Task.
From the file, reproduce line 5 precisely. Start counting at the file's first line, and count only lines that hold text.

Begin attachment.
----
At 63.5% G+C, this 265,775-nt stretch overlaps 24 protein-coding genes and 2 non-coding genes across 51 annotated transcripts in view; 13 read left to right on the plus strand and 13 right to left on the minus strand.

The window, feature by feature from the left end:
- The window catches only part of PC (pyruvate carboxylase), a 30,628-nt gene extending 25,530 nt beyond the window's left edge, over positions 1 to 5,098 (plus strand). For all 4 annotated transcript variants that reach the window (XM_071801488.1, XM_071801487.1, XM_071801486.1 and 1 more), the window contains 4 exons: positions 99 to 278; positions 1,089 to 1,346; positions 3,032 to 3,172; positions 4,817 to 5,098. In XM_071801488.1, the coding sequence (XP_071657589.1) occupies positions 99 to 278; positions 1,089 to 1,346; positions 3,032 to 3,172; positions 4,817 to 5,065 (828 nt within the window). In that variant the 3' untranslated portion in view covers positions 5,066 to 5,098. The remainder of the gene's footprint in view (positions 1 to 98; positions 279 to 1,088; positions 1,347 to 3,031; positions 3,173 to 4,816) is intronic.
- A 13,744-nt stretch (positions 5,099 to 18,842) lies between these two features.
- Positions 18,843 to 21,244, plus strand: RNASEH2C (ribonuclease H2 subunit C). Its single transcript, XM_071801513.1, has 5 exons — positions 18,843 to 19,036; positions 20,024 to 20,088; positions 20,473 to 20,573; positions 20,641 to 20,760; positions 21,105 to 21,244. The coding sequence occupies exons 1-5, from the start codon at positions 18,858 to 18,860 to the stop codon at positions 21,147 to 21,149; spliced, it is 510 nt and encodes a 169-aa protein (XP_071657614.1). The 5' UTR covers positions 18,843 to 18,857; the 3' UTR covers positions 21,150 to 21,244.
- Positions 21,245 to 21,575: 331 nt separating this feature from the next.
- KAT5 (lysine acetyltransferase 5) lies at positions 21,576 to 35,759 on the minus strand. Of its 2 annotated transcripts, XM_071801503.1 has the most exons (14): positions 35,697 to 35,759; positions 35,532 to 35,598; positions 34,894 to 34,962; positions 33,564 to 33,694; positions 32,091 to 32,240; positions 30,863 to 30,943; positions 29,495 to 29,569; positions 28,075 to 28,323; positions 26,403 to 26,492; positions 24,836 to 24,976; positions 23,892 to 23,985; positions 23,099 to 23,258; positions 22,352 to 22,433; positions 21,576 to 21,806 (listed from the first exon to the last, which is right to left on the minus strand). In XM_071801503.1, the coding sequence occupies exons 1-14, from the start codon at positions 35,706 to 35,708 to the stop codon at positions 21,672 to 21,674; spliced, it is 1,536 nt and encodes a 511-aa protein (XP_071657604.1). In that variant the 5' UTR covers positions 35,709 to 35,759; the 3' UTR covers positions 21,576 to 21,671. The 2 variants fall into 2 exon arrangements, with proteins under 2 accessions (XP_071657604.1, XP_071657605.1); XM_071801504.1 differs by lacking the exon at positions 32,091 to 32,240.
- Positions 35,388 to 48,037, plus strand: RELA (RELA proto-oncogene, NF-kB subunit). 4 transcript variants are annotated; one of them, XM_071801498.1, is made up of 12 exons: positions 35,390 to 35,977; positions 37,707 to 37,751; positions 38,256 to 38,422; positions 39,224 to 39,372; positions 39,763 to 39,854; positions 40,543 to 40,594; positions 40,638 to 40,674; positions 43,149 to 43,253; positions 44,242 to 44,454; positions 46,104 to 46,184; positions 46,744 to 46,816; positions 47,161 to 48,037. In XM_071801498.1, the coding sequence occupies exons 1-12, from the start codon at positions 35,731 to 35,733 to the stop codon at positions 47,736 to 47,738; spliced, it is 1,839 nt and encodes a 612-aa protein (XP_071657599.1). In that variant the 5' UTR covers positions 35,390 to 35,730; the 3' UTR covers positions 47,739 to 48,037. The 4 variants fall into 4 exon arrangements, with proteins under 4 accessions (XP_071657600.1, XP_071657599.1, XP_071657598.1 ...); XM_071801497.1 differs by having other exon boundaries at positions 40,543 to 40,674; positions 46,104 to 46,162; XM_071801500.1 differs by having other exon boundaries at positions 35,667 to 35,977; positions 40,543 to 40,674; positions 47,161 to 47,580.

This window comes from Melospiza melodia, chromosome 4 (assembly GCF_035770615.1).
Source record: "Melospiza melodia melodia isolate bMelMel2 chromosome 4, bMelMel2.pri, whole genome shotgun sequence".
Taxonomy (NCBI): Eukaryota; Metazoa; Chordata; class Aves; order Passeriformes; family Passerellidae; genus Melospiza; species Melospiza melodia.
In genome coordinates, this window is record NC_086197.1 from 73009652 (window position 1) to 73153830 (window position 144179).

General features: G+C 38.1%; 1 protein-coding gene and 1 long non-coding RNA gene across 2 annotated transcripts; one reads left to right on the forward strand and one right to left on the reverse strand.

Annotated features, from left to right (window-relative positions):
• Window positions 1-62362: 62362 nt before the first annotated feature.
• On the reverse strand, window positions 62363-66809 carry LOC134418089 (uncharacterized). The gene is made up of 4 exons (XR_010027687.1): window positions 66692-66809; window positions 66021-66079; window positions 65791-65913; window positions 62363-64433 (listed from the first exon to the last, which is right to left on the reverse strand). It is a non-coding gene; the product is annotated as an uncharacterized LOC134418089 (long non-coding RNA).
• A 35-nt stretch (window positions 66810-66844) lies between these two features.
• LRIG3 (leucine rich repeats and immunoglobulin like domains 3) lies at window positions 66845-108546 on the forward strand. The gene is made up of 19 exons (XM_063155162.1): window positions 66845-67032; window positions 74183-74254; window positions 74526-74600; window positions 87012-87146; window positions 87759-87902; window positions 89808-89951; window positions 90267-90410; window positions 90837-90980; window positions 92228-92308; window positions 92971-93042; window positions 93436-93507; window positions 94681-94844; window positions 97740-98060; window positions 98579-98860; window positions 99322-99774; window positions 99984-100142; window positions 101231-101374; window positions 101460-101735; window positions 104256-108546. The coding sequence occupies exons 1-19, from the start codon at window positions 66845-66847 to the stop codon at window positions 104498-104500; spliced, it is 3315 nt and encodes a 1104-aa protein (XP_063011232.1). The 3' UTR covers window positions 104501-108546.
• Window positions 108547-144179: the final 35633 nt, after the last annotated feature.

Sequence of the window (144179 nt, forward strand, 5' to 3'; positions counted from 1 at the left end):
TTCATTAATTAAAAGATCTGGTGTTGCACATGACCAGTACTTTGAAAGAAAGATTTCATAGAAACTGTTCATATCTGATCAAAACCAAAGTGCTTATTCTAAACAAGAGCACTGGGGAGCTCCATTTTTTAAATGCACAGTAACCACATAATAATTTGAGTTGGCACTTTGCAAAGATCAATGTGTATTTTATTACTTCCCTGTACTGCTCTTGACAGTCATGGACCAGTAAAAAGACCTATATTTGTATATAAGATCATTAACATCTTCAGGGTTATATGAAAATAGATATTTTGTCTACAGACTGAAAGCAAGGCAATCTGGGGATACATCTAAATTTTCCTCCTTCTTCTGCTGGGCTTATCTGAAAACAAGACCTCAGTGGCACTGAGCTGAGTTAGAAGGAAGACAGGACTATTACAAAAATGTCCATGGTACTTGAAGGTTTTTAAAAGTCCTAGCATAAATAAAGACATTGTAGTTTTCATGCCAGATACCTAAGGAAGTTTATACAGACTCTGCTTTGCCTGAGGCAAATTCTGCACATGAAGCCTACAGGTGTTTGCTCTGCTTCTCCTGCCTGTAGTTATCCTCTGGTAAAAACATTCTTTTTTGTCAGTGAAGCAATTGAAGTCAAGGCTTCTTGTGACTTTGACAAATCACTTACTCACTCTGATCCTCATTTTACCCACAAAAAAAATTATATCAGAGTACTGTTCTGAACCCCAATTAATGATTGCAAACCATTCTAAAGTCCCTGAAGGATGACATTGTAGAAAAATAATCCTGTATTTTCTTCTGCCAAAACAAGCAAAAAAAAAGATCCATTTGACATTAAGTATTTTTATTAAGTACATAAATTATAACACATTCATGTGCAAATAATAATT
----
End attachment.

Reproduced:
- Positions 18,843 to 21,244, plus strand: RNASEH2C (ribonuclease H2 subunit C). Its single transcript, XM_071801513.1, has 5 exons — positions 18,843 to 19,036; positions 20,024 to 20,088; positions 20,473 to 20,573; positions 20,641 to 20,760; positions 21,105 to 21,244. The coding sequence occupies exons 1-5, from the start codon at positions 18,858 to 18,860 to the stop codon at positions 21,147 to 21,149; spliced, it is 510 nt and encodes a 169-aa protein (XP_071657614.1). The 5' UTR covers positions 18,843 to 18,857; the 3' UTR covers positions 21,150 to 21,244.